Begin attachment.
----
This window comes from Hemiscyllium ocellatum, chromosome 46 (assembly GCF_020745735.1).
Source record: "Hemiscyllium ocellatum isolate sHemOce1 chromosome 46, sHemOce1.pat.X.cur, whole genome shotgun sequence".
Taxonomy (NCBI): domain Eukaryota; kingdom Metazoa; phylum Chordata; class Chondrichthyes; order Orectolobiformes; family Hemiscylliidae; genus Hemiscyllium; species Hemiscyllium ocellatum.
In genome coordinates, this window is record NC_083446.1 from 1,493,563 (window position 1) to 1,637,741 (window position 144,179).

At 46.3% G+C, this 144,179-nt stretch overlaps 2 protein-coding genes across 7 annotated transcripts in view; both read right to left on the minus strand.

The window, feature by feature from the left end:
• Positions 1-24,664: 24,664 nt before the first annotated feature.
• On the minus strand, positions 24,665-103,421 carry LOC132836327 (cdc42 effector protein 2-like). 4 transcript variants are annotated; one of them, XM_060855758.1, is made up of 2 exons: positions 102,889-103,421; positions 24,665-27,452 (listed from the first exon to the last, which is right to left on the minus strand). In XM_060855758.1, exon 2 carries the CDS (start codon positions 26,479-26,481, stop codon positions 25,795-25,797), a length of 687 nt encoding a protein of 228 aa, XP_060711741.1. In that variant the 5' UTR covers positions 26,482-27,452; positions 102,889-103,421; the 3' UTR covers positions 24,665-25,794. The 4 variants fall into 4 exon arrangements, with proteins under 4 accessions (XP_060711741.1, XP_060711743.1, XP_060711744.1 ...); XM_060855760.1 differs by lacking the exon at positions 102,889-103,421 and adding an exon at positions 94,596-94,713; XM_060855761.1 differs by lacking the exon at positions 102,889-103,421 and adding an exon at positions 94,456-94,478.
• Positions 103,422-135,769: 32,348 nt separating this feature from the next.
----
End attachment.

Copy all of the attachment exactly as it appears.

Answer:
This window comes from Hemiscyllium ocellatum, chromosome 46 (assembly GCF_020745735.1).
Source record: "Hemiscyllium ocellatum isolate sHemOce1 chromosome 46, sHemOce1.pat.X.cur, whole genome shotgun sequence".
Taxonomy (NCBI): domain Eukaryota; kingdom Metazoa; phylum Chordata; class Chondrichthyes; order Orectolobiformes; family Hemiscylliidae; genus Hemiscyllium; species Hemiscyllium ocellatum.
In genome coordinates, this window is record NC_083446.1 from 1,493,563 (window position 1) to 1,637,741 (window position 144,179).

At 46.3% G+C, this 144,179-nt stretch overlaps 2 protein-coding genes across 7 annotated transcripts in view; both read right to left on the minus strand.

The window, feature by feature from the left end:
• Positions 1-24,664: 24,664 nt before the first annotated feature.
• On the minus strand, positions 24,665-103,421 carry LOC132836327 (cdc42 effector protein 2-like). 4 transcript variants are annotated; one of them, XM_060855758.1, is made up of 2 exons: positions 102,889-103,421; positions 24,665-27,452 (listed from the first exon to the last, which is right to left on the minus strand). In XM_060855758.1, exon 2 carries the CDS (start codon positions 26,479-26,481, stop codon positions 25,795-25,797), a length of 687 nt encoding a protein of 228 aa, XP_060711741.1. In that variant the 5' UTR covers positions 26,482-27,452; positions 102,889-103,421; the 3' UTR covers positions 24,665-25,794. The 4 variants fall into 4 exon arrangements, with proteins under 4 accessions (XP_060711741.1, XP_060711743.1, XP_060711744.1 ...); XM_060855760.1 differs by lacking the exon at positions 102,889-103,421 and adding an exon at positions 94,596-94,713; XM_060855761.1 differs by lacking the exon at positions 102,889-103,421 and adding an exon at positions 94,456-94,478.
• Positions 103,422-135,769: 32,348 nt separating this feature from the next.